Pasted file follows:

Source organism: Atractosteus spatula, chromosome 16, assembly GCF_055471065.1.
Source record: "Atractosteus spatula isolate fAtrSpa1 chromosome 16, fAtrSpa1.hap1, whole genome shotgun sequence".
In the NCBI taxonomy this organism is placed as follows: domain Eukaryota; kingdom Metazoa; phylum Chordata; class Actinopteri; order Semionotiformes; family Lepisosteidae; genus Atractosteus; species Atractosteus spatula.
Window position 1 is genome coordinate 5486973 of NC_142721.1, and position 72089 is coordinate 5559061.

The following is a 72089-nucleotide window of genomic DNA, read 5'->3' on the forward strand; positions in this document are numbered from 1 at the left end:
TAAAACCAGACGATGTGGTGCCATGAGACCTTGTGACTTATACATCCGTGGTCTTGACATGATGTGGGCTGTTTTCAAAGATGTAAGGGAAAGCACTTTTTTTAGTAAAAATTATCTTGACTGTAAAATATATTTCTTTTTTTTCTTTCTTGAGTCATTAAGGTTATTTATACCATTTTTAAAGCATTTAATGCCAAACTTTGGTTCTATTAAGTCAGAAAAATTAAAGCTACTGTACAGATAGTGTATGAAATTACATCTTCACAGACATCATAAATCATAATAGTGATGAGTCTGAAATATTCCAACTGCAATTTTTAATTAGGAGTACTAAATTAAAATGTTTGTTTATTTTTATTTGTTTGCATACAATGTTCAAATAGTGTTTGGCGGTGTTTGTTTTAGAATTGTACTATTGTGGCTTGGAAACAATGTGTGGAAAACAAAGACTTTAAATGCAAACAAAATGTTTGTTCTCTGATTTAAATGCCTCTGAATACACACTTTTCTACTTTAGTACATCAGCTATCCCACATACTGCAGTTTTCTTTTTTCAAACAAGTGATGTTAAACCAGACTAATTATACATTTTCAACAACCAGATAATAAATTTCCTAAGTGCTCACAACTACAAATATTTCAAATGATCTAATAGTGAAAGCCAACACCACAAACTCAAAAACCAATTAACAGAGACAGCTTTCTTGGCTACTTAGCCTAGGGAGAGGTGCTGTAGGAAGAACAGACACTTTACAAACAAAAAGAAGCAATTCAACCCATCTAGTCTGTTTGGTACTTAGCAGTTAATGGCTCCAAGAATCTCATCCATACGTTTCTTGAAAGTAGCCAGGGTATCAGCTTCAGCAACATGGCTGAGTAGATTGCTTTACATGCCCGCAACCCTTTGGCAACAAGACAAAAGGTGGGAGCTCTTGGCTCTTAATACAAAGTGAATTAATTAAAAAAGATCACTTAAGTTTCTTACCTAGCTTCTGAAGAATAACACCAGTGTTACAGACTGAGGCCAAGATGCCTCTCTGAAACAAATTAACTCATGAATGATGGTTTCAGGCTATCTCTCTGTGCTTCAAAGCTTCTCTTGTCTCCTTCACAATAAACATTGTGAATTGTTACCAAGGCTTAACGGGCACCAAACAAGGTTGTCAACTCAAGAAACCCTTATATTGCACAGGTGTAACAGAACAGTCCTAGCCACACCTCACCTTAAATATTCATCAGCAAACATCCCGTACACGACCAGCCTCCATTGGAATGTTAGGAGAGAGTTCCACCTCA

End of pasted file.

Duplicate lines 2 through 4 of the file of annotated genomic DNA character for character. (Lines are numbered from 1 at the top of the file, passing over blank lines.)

Source record: "Atractosteus spatula isolate fAtrSpa1 chromosome 16, fAtrSpa1.hap1, whole genome shotgun sequence".
In the NCBI taxonomy this organism is placed as follows: domain Eukaryota; kingdom Metazoa; phylum Chordata; class Actinopteri; order Semionotiformes; family Lepisosteidae; genus Atractosteus; species Atractosteus spatula.
Window position 1 is genome coordinate 5486973 of NC_142721.1, and position 72089 is coordinate 5559061.